Stage 3 Breast Cancer: Understanding Your Outlook

Stage 3 Cancer Treatment Timeline: Understanding Your Outlook

The following are some of the key points that you need to know about your outlook for surviving stage 3 cancer treatment. You may have already heard about these things from other sources or even read them in books but they might not be completely clear to you. If so, then reading this article will definitely make it easier for you to understand what is going on with your own situation.

1) Stage 3 Cancer Treatment Timeline:

Understanding Your Outlook

You are probably aware that there are different stages of cancer.

But do you know which stage you have? Or how many years after diagnosis you would survive?

Knowing your outlook is very important because it determines whether or not you will benefit from any particular type of treatment. And if your outlook isn’t good, then the likelihood of getting better with conventional treatments becomes less likely. So knowing your outlook is extremely important!

So let’s take a look at each of the stages of cancer. First up is the early stage (stage 0). This means that your tumor does not appear to be malignant, but rather it looks like normal tissue.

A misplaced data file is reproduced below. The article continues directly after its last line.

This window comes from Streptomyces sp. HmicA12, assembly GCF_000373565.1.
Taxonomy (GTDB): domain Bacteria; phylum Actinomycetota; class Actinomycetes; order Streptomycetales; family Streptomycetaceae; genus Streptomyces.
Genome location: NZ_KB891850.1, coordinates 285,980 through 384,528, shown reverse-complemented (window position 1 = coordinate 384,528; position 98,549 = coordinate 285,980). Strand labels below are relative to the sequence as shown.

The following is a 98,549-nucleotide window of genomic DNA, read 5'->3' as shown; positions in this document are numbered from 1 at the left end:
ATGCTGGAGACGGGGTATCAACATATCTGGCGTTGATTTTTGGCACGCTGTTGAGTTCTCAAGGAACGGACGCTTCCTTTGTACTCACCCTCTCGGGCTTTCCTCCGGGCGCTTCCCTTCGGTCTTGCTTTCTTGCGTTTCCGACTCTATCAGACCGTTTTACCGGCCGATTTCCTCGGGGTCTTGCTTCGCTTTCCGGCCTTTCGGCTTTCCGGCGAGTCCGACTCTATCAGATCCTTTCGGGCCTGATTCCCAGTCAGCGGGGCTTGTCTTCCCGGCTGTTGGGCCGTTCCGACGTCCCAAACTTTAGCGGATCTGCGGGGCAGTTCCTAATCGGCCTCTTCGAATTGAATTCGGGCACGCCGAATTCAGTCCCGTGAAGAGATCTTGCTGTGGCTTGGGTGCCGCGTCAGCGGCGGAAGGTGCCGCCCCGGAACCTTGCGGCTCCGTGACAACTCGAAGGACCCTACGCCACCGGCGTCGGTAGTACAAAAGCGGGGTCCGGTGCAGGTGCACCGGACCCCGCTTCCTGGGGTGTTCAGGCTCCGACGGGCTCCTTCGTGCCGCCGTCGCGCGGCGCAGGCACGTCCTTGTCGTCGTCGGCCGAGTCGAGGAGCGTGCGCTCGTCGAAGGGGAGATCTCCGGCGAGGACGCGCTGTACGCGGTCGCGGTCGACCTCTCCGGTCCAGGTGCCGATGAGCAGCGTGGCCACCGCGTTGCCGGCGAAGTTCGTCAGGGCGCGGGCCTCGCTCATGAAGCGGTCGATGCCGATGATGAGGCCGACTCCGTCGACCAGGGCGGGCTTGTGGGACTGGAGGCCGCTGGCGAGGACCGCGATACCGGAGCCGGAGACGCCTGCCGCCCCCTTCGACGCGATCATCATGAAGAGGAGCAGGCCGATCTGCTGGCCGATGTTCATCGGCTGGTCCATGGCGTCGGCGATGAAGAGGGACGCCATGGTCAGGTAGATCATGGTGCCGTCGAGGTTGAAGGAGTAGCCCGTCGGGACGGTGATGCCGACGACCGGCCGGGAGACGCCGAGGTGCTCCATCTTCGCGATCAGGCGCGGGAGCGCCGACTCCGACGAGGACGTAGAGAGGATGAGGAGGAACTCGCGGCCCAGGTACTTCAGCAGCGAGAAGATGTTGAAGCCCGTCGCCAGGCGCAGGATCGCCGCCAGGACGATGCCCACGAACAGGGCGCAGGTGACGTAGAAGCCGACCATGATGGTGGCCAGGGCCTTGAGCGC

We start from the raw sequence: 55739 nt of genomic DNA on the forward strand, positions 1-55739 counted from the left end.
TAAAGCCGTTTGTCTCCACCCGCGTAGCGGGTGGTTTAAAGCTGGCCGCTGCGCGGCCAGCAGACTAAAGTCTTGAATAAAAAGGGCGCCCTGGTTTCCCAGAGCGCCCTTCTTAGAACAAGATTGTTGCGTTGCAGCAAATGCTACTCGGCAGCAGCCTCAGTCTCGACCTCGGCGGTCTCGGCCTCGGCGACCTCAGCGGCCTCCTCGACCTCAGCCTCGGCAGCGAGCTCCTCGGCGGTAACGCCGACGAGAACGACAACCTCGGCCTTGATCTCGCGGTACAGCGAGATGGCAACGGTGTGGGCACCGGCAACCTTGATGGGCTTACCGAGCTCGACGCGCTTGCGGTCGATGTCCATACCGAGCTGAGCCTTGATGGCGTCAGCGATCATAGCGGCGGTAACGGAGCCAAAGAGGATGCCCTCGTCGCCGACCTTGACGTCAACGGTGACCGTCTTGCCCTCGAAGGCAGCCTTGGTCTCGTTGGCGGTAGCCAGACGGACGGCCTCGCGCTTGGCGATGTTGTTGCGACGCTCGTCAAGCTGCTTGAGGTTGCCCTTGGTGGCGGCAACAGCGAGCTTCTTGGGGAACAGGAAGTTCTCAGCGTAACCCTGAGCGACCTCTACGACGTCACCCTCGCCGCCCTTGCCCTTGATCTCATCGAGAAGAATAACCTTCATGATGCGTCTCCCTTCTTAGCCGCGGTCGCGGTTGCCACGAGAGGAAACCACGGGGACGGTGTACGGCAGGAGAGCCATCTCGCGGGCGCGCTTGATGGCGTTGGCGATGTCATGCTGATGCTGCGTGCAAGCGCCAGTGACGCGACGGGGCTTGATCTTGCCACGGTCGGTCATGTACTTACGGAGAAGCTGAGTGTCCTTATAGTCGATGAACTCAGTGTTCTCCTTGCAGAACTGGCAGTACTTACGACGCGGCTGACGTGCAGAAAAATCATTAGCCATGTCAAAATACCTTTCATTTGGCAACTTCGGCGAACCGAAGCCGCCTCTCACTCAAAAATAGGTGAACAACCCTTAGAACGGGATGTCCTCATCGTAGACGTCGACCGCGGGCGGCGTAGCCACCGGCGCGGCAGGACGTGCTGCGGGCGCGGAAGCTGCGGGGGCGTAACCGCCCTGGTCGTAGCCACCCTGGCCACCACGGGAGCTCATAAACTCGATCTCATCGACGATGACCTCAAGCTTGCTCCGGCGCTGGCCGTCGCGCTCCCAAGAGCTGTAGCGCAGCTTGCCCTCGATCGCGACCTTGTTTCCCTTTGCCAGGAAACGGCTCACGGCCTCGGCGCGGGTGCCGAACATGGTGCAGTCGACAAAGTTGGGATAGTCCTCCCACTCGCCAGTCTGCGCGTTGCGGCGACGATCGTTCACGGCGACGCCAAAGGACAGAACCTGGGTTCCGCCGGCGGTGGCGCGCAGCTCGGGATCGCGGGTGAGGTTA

A typical example would be a skin lesion or benign growth in bone marrow.

A second common example is an ovarian cyst. By far the most common type of cyst, this can be detected on an ultrasound before it becomes symptomatic. These non-malignant types of tumors are not life threatening and the outlook is good.

This means with or without treatment you would survive, though with treatment it is likely that you would live a normal lifespan.

The next stage is the early stage 1, which has a less than 2% chance of becoming invasive. A small percentage of people can have skin tags, polyps, and others things removed even at this stage. Most people, however, will have to wait until the tumor becomes higher than stage 1.

The next stage is early stage

2. At this point there is a slightly higher chance (about a 3% chance per year) that the disease will become invasive.

A higher percentage of people will benefit from surgical removal of a skin tag or benign growth at this stage, but not everyone. If the lesion is cancerous, then the outlook worsens to where it becomes inoperable.

The next stage is early stage 3, which means that the primary tumor can be measured in at least a few centimeters across. Most people at this point will survive if the cancer is completely removed. If the cancer has spread to the surrounding lymph nodes or to distant sites, the outlook worsens.

However, even at this point there is a small chance of surviving with chemotherapy and/or radiation.